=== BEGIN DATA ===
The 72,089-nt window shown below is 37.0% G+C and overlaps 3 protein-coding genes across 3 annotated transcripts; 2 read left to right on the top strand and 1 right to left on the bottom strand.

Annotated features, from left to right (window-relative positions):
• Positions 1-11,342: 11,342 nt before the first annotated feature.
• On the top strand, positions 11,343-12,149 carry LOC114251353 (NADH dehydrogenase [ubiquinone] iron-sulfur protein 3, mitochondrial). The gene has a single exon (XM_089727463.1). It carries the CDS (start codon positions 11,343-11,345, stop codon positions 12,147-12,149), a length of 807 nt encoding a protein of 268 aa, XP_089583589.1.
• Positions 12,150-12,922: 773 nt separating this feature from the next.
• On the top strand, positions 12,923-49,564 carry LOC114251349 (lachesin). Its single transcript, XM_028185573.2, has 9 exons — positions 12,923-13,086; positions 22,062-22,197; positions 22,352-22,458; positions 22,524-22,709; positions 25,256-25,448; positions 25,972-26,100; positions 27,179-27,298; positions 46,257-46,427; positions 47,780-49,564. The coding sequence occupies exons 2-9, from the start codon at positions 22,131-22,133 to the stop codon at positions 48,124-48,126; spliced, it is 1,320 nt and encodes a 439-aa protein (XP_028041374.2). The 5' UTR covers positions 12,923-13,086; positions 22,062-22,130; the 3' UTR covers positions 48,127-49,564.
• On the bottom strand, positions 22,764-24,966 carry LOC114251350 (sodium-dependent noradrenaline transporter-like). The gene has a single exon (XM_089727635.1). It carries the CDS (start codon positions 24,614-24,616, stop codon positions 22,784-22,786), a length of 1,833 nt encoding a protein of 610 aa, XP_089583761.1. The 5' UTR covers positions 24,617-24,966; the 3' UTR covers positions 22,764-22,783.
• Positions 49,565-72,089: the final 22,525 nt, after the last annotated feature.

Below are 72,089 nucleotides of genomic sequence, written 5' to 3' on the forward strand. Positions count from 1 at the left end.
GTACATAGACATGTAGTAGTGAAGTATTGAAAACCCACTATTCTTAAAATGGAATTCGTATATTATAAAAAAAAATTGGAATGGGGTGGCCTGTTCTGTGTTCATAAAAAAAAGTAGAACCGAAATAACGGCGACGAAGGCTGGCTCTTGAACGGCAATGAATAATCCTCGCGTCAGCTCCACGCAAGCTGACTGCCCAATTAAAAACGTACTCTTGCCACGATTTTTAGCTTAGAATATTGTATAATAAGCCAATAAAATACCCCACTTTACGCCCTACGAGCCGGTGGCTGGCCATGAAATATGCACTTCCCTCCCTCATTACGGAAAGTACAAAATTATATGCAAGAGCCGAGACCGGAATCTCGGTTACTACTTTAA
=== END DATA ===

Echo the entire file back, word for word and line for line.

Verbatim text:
The 72,089-nt window shown below is 37.0% G+C and overlaps 3 protein-coding genes across 3 annotated transcripts; 2 read left to right on the top strand and 1 right to left on the bottom strand.

Annotated features, from left to right (window-relative positions):
• Positions 1-11,342: 11,342 nt before the first annotated feature.
• On the top strand, positions 11,343-12,149 carry LOC114251353 (NADH dehydrogenase [ubiquinone] iron-sulfur protein 3, mitochondrial). The gene has a single exon (XM_089727463.1). It carries the CDS (start codon positions 11,343-11,345, stop codon positions 12,147-12,149), a length of 807 nt encoding a protein of 268 aa, XP_089583589.1.
• Positions 12,150-12,922: 773 nt separating this feature from the next.
• On the top strand, positions 12,923-49,564 carry LOC114251349 (lachesin). Its single transcript, XM_028185573.2, has 9 exons — positions 12,923-13,086; positions 22,062-22,197; positions 22,352-22,458; positions 22,524-22,709; positions 25,256-25,448; positions 25,972-26,100; positions 27,179-27,298; positions 46,257-46,427; positions 47,780-49,564. The coding sequence occupies exons 2-9, from the start codon at positions 22,131-22,133 to the stop codon at positions 48,124-48,126; spliced, it is 1,320 nt and encodes a 439-aa protein (XP_028041374.2). The 5' UTR covers positions 12,923-13,086; positions 22,062-22,130; the 3' UTR covers positions 48,127-49,564.
• On the bottom strand, positions 22,764-24,966 carry LOC114251350 (sodium-dependent noradrenaline transporter-like). The gene has a single exon (XM_089727635.1). It carries the CDS (start codon positions 24,614-24,616, stop codon positions 22,784-22,786), a length of 1,833 nt encoding a protein of 610 aa, XP_089583761.1. The 5' UTR covers positions 24,617-24,966; the 3' UTR covers positions 22,764-22,783.
• Positions 49,565-72,089: the final 22,525 nt, after the last annotated feature.

Below are 72,089 nucleotides of genomic sequence, written 5' to 3' on the forward strand. Positions count from 1 at the left end.
GTACATAGACATGTAGTAGTGAAGTATTGAAAACCCACTATTCTTAAAATGGAATTCGTATATTATAAAAAAAAATTGGAATGGGGTGGCCTGTTCTGTGTTCATAAAAAAAAGTAGAACCGAAATAACGGCGACGAAGGCTGGCTCTTGAACGGCAATGAATAATCCTCGCGTCAGCTCCACGCAAGCTGACTGCCCAATTAAAAACGTACTCTTGCCACGATTTTTAGCTTAGAATATTGTATAATAAGCCAATAAAATACCCCACTTTACGCCCTACGAGCCGGTGGCTGGCCATGAAATATGCACTTCCCTCCCTCATTACGGAAAGTACAAAATTATATGCAAGAGCCGAGACCGGAATCTCGGTTACTACTTTAA